Sharing skills and knowledge with people around the world gives Liudmyla Odud from Ukraine both professional and personal satisfaction. As a UN Volunteer serving with the United Nations Mission in South Sudan (UNMISS), working in a multinational and diverse context adds both to her learning experience and her ability to put her expertise to good use.
“I have been working here as an environmental engineer for two years. It is true that I don’t interact much directly with the communities we are here to serve, but I am confident that supporting my peacekeeping mission colleagues is essential to give them the conducive work environment they need to fulfill the UNMISS mandate,” says Liudmyla.
While she is based in the capital Juba, she and her three environmental engineering colleagues work for all the Mission’s field offices and other camps across South Sudan. The “cross-border” nature of Liudmyla’s work mimics the subject matter she deals with: the environment, in the broadest sense of the word, key to preserve earth and people alike, wherever they live.
“Development and improvements start with small steps. By minimizing our UNMISS environmental footprint, we also contribute to protecting our host communities from water-borne diseases, like diarrhoea, cholera and dysentery, and pollution,” she says, explaining that her own special skills focus on matters related to water and sanitation.
It is fair to say that Liudmyla’s work is both challenging and very much hands-on. Among other things, she uses her expertise to deal with the collection and treatment of wastewater, purification and storage of drinking water, and the disposal and segregation of what is euphemistically called solid waste.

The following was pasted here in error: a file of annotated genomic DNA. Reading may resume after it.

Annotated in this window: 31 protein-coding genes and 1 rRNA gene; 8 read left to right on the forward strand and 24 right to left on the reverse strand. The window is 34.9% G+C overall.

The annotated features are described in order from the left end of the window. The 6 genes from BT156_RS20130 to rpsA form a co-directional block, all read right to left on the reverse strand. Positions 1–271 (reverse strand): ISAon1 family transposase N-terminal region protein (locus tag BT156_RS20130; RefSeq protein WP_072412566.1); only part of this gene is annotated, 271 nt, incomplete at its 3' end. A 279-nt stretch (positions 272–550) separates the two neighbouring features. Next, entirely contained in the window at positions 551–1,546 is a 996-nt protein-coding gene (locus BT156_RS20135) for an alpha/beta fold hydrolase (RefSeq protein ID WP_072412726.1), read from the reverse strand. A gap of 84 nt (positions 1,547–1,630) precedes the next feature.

“To put it simply, our objective is to decrease and improve the quality of the waste produced by our premises and staff, not least by reducing the hazardous open-air burning of everything we don’t need any more, thus improving the quality of the air all of us breathe as well.”
If this task does not sound easy, it is because it is not. The difficulties are particularly noticeable in a place like South Sudan.
“It is easy enough to draft fantastic plans, but as you go about trying to execute them, you can be sure of running into many practical obstacles. Weather conditions, for example, like heavy rains causing floods, often significantly affect scheduled works and the implementation of our projects,” Liudmyla notes.
Liudmyla Odud takes a holistic approach to both her work and to volunteering for the United Nations.
“We, humanity, are all facing and sharing the same fate. Climate change and global warming are for real, and they are crucial issues that we can only overcome with unity and compassion, which is also what being a volunteer is about. UN Volunteers bring people of diverse backgrounds together, for good and global causes.”
Distributed by APO Group on behalf of United Nations Mission in South Sudan (UNMISS).